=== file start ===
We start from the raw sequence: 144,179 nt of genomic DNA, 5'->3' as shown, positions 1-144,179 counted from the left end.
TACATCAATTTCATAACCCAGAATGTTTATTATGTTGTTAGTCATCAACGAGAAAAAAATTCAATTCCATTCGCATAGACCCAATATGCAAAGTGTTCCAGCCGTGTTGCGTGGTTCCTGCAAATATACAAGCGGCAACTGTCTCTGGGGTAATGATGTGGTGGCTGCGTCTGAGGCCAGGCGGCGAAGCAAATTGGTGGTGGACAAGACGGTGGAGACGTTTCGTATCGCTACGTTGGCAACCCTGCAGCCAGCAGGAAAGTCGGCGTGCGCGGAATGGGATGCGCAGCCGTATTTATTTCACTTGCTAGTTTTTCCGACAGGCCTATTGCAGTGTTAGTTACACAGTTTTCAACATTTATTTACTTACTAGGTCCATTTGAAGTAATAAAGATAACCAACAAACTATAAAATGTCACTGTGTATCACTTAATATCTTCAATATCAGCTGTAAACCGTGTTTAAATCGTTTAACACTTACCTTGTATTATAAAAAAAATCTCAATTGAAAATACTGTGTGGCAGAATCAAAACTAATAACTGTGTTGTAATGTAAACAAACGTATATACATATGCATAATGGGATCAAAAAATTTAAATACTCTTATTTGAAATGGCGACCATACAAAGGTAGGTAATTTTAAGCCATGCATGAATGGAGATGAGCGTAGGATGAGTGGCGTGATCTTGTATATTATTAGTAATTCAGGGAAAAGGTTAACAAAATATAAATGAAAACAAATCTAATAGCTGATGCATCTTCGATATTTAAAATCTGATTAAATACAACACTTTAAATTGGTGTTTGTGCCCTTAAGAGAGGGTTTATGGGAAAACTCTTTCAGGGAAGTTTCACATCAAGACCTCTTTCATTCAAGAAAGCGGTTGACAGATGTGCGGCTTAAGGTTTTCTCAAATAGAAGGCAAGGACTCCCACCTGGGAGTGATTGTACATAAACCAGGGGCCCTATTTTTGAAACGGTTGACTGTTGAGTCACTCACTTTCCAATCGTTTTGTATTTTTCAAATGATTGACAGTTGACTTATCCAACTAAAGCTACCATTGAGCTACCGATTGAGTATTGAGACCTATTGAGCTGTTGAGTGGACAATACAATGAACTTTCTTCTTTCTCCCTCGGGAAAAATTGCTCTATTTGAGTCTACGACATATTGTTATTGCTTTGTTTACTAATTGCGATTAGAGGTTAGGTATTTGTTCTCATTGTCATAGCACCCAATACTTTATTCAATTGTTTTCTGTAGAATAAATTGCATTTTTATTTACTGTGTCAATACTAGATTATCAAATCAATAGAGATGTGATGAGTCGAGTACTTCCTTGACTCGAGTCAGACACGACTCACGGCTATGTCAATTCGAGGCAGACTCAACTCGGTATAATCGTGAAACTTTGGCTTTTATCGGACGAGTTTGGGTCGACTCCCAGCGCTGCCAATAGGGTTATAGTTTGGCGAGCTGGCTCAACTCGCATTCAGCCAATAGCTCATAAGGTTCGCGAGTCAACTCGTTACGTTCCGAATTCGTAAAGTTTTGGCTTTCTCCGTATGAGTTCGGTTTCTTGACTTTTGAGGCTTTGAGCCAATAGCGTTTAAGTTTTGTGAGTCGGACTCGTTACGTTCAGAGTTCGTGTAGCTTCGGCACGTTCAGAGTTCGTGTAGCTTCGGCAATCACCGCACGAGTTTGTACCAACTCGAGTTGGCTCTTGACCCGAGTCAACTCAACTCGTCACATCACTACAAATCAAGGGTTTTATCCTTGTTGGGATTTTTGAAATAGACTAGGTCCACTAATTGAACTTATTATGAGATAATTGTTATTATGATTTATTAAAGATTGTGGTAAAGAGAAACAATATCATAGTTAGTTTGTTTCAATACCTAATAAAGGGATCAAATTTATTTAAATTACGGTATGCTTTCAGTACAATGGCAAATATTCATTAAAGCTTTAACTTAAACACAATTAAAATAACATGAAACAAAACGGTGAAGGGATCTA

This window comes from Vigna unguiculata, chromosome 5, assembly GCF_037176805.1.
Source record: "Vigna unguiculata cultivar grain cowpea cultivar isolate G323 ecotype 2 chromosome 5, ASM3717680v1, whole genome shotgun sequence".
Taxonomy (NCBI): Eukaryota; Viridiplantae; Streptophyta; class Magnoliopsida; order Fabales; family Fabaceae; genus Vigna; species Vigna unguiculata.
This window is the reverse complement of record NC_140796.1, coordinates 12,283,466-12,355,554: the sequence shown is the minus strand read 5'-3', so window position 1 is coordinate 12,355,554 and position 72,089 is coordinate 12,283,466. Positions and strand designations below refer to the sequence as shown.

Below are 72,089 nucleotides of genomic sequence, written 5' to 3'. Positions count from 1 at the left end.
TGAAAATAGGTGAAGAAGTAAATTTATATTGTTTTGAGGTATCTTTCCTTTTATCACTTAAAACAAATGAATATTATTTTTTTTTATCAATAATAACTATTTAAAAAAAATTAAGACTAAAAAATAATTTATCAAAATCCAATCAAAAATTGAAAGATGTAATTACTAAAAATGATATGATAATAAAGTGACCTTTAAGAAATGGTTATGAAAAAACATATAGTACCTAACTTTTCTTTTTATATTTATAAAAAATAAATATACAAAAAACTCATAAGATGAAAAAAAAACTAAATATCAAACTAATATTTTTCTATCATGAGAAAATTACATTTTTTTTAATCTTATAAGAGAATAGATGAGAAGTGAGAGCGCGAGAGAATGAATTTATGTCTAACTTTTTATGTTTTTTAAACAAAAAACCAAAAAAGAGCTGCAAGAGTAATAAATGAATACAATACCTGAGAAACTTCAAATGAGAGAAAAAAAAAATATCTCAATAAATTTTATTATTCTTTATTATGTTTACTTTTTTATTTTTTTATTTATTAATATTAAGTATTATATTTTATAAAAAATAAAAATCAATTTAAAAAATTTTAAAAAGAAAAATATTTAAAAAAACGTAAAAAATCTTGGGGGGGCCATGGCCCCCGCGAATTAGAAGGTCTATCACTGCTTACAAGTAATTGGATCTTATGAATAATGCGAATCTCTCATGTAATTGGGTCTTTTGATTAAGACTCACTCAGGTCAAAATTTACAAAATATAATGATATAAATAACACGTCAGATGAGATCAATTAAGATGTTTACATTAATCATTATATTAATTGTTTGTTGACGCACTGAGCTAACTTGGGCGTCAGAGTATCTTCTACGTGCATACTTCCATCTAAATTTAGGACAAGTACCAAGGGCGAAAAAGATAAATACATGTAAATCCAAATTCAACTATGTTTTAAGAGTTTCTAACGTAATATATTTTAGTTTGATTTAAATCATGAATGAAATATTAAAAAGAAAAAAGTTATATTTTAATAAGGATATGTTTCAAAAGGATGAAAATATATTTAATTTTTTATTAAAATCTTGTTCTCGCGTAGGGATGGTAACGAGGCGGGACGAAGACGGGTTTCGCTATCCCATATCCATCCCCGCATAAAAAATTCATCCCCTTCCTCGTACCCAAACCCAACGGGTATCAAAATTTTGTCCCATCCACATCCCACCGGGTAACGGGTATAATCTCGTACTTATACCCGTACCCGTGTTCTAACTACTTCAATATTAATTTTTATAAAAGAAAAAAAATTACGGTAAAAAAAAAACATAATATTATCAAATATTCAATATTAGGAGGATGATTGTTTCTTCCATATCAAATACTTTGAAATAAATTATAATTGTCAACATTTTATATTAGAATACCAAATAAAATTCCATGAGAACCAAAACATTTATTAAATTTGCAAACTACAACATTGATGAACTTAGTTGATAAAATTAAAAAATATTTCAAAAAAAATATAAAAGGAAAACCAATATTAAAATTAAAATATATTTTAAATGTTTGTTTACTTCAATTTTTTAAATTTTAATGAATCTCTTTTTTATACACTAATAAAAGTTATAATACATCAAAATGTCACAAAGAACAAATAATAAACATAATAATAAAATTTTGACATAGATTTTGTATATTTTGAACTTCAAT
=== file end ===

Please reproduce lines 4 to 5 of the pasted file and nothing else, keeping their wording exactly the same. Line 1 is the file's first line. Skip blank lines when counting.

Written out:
Source record: "Vigna unguiculata cultivar grain cowpea cultivar isolate G323 ecotype 2 chromosome 5, ASM3717680v1, whole genome shotgun sequence".
Taxonomy (NCBI): Eukaryota; Viridiplantae; Streptophyta; class Magnoliopsida; order Fabales; family Fabaceae; genus Vigna; species Vigna unguiculata.